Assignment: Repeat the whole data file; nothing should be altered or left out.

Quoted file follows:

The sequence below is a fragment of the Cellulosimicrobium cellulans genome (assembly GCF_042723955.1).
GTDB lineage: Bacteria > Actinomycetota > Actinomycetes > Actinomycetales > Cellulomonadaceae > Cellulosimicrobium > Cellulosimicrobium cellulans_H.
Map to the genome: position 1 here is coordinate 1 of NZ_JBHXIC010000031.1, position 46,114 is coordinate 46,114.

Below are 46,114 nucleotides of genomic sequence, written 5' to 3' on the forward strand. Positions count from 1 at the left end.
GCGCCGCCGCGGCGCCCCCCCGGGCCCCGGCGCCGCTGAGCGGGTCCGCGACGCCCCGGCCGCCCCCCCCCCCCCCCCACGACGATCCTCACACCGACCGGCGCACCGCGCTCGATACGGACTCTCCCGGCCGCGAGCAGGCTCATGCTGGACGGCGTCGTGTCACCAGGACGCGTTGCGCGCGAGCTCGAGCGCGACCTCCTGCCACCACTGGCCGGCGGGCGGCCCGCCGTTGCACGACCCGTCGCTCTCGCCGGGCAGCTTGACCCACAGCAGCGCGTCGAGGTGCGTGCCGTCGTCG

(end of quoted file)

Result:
The sequence below is a fragment of the Cellulosimicrobium cellulans genome (assembly GCF_042723955.1).
GTDB lineage: Bacteria > Actinomycetota > Actinomycetes > Actinomycetales > Cellulomonadaceae > Cellulosimicrobium > Cellulosimicrobium cellulans_H.
Map to the genome: position 1 here is coordinate 1 of NZ_JBHXIC010000031.1, position 46,114 is coordinate 46,114.

Below are 46,114 nucleotides of genomic sequence, written 5' to 3' on the forward strand. Positions count from 1 at the left end.
GCGCCGCCGCGGCGCCCCCCCGGGCCCCGGCGCCGCTGAGCGGGTCCGCGACGCCCCGGCCGCCCCCCCCCCCCCCCCACGACGATCCTCACACCGACCGGCGCACCGCGCTCGATACGGACTCTCCCGGCCGCGAGCAGGCTCATGCTGGACGGCGTCGTGTCACCAGGACGCGTTGCGCGCGAGCTCGAGCGCGACCTCCTGCCACCACTGGCCGGCGGGCGGCCCGCCGTTGCACGACCCGTCGCTCTCGCCGGGCAGCTTGACCCACAGCAGCGCGTCGAGGTGCGTGCCGTCGTCG